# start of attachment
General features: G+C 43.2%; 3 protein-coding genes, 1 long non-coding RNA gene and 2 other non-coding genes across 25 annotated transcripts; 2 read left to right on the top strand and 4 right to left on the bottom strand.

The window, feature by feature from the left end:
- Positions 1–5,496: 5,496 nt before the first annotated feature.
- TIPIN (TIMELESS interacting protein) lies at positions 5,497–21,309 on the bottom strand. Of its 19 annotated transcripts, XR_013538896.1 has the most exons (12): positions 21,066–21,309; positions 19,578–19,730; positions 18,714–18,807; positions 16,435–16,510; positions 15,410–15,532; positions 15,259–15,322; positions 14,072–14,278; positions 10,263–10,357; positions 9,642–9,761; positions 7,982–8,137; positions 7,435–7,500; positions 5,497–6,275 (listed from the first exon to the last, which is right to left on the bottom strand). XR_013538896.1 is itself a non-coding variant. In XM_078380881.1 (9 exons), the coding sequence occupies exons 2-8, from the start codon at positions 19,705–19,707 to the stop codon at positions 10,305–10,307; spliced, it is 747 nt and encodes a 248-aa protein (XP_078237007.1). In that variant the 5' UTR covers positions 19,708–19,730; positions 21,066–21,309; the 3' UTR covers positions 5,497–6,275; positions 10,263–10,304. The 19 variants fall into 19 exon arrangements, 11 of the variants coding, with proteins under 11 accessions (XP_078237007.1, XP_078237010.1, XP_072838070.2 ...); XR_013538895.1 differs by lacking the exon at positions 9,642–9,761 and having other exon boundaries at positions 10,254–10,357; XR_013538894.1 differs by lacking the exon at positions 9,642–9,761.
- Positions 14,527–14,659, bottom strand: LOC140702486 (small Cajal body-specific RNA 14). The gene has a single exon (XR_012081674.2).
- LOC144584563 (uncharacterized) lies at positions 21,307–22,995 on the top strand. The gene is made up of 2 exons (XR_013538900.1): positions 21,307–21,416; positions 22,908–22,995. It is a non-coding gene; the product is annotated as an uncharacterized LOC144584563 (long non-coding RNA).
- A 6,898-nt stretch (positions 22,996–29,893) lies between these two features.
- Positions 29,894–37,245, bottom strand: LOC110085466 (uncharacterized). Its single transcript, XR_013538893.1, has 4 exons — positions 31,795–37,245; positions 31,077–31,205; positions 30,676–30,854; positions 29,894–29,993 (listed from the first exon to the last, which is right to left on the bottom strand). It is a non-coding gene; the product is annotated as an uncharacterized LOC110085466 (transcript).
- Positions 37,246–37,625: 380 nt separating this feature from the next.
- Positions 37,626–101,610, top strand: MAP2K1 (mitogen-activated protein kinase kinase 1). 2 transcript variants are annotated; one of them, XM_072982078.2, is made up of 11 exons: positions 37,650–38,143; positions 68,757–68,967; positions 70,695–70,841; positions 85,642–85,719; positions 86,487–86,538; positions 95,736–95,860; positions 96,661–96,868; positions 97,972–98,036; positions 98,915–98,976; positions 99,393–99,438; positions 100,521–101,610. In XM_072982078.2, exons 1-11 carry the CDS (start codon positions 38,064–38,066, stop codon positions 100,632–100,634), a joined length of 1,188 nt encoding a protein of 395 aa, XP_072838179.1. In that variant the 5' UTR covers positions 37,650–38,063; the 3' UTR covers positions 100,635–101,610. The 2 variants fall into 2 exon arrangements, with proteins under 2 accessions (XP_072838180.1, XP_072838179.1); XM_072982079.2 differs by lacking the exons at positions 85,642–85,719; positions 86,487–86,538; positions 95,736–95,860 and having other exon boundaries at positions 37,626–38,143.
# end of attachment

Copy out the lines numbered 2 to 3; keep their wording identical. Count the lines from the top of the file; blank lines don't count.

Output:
The window, feature by feature from the left end:
- Positions 1–5,496: 5,496 nt before the first annotated feature.